Wednesday, January 27, 2010

Copying Classics

CAMP LIFE, the novel I’m currently querying, is a loose adaptation of ROMEO & JULIET set at a high school summer camp. Copying Shakespeare has more advantages than just making it easy to describe my novel in one sentance. I probably read R&J a dozen times while I was writing CAMP LIFE. Every time I got caught up on a plot point, I just went back to the bard.

When I finished CAMP LIFE, I thought about doing a sort of series. I didn’t want to reuse any of my characters in future novels. But I thought about adapting more of Shakespeare’s plays. So each book in the series would be another classic retold. My question was which play to remake next. SHE’S THE MAN and TEN THINGS I HATE ABOUT YOU are teen movies adaptations of TWELTH NIGHT and TAMING OF THE SHREW respecively, so I didn’t really want to do either of those. HAMLET and MCBETH are both seriously bloody and seemed a bit grusem for a YA novel, so I voted them out as well.

I thought about trying to remake OTHELLO. Then I reread OTHELLO and remembered how depressing it is. I thought about doing a comedy and looked into A COMEDY OF ERRORS and AS YOU LIKE IT. Either of those stories could be adapted to modorn teens, but I wasn’t in the mood to write about mistaken identity or cross dressing. MUCH ADO ABOUT NOTHING is probably the easiest story to retell, cause kids these days are great at gossiping. But my heart just wasn’t in it. None of the stories floating around in my head mirrored Shakespeare. So I desided to write my own story and forget about copying the classics.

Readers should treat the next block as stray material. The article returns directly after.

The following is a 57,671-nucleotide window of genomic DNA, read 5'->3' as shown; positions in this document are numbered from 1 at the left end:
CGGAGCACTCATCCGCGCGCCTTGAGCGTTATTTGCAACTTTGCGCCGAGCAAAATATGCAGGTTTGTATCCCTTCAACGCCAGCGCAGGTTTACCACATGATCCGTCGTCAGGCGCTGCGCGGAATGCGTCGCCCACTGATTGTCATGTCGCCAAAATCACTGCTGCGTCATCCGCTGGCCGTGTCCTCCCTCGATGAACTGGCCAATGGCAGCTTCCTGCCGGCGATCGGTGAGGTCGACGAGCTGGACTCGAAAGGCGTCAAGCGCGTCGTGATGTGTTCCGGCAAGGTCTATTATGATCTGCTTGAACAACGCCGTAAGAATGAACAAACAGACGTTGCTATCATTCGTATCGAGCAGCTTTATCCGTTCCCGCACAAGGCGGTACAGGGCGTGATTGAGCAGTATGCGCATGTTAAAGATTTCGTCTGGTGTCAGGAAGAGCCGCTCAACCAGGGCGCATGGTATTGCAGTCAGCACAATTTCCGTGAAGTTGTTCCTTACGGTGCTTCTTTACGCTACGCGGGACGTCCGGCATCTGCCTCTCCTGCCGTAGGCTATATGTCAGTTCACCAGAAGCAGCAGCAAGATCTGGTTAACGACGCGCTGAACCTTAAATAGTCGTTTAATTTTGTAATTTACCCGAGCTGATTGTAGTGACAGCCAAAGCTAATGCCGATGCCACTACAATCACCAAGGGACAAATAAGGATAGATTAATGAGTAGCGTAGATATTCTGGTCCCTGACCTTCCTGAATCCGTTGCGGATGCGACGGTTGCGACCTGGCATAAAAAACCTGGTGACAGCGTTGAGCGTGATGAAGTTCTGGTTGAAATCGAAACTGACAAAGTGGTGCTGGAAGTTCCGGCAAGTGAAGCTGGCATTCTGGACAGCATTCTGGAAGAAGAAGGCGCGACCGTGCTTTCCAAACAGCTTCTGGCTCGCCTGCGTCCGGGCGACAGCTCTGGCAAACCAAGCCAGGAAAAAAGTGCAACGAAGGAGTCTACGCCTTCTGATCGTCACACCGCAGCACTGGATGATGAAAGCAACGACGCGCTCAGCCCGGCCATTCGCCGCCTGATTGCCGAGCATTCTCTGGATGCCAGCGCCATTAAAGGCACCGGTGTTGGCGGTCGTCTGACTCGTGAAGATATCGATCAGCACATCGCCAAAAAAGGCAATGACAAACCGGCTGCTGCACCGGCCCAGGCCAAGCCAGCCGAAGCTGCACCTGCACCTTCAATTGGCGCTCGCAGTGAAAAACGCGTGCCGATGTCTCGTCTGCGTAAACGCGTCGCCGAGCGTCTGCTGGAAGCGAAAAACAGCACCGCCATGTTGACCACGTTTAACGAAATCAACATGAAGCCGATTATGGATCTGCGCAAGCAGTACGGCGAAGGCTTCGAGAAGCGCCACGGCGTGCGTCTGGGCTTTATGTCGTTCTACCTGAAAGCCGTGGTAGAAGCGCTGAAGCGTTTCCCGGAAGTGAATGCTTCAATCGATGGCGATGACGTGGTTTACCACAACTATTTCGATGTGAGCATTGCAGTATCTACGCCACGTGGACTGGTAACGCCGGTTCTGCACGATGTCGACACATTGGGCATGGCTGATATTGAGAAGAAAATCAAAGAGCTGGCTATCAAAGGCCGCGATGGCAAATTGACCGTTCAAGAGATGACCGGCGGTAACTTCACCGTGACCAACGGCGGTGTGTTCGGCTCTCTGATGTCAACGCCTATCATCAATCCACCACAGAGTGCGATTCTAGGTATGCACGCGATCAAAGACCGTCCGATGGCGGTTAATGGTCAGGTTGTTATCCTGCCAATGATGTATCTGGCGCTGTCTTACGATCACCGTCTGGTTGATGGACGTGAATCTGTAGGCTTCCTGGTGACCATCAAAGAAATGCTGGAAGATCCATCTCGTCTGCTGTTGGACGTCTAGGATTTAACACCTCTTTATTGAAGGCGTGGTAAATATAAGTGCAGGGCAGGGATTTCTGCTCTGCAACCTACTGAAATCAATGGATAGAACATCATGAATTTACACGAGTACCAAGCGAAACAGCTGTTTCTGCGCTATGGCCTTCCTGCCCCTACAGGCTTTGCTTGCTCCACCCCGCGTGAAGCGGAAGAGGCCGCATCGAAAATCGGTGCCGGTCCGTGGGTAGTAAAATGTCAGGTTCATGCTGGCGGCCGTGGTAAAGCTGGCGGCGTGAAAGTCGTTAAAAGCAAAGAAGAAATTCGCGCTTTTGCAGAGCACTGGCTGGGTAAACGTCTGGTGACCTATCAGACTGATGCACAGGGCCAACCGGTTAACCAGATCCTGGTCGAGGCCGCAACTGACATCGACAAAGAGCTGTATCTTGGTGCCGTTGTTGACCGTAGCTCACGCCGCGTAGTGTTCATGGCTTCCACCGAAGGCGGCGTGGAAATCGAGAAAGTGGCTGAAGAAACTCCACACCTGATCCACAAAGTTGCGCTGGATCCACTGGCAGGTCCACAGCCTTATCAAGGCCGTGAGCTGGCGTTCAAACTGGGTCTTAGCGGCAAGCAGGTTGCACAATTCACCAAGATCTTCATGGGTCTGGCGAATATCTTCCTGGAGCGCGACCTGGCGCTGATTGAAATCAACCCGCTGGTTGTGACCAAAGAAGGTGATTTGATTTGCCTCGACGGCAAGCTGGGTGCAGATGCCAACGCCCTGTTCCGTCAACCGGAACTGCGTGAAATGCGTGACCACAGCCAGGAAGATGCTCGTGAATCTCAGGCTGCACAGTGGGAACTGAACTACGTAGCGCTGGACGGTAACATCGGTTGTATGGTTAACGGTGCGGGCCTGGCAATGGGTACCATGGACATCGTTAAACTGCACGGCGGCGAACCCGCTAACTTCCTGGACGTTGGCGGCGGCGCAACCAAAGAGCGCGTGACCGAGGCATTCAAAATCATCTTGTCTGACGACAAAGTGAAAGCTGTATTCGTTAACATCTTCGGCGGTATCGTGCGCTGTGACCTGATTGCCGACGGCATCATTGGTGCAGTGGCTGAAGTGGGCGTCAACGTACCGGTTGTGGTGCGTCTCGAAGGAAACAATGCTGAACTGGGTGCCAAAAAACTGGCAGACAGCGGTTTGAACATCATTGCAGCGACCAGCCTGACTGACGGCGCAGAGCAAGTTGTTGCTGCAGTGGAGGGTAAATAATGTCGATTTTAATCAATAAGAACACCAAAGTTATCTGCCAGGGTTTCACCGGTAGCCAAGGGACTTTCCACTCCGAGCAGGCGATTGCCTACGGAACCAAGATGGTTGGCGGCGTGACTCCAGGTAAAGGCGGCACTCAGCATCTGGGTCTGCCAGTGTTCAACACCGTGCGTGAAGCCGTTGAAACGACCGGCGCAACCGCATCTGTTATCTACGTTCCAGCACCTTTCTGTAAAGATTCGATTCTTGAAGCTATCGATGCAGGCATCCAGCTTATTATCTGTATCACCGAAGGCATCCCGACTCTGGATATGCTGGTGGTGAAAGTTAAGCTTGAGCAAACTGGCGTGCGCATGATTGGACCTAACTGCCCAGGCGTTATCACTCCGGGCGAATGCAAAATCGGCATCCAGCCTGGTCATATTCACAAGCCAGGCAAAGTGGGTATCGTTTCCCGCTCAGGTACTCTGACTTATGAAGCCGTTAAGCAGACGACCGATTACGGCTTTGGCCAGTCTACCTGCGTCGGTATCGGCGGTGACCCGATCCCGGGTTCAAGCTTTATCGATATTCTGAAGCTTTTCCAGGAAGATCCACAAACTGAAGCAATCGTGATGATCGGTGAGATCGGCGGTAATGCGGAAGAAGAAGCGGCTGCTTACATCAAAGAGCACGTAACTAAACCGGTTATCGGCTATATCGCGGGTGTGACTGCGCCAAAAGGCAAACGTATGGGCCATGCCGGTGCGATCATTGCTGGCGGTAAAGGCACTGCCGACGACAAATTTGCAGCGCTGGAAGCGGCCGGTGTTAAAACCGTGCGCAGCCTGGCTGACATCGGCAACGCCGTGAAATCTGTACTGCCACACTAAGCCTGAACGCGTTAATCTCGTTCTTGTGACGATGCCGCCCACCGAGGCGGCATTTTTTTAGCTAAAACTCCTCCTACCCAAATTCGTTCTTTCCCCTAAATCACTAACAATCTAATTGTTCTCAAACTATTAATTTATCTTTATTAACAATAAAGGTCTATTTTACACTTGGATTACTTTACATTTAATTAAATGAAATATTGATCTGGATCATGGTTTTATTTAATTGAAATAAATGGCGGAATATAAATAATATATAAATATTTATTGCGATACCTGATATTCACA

THE SECRETS OF SMITH HALL is my current work in progress. In it one of my main chracters gets mono and ends up sleeping through about six chapters. The other characters begin to refer to her as Sleeping Beauty, and the nickname sticks even after she recovers. So that’s got me thinking again. Maybe this book wants to be a remake of SLEEPING BEAUTY. CAMP LIFE may have been Shakespeare, but now I’ve moved onto the Brothers Grimm.

I need to read up on my fairy tales. Haley is only asleep for six chapters, and the only plague spreading over the land is teen angst and immature behavior. So a lot of rewriting would be needed to force this story into the adaptation catigory. I don’t have any current plans of completely recreating a Grimm fairytale, but I hope to tie a few more fairytale themes into Smith Hall.

I’m not sure if I’m unoriginal, or just to well read. But there’s really no such thing as a new idea. So for now, I guess I’ll keep copying the classics.


Joke of the Day
There was once a young man who, in his youth, professed his desire to become a great writer.
When asked to define great, he said, "I want to write stuff that the whole world will read, stuff that people will react to on a truly emotional level, stuff that will make them scream, cry, howl in pain and anger!"

He now works for Microsoft writing error messages.

3 comments:

Tina Laurel Lee said...

I like to use classics as structure as well. As they say(whoever they are) there are no new stories only new ways to tell them. And probably there aren't even that many new ways to tell things, just new conventions to learn.

Meriwether Falk said...

There is a YA book called "Hamlet" by John Marsden. I haven't read it yet. There's also "Ophelia" by Lisa Klein. I think the tragedies are more interesting, but a YA version of "Much Ado About Nothing" could be fun.

Veronica Barton-Dean said...

The classics continue on through us and the way we as writers retell them to match the situations of today. I love playing with the old as well.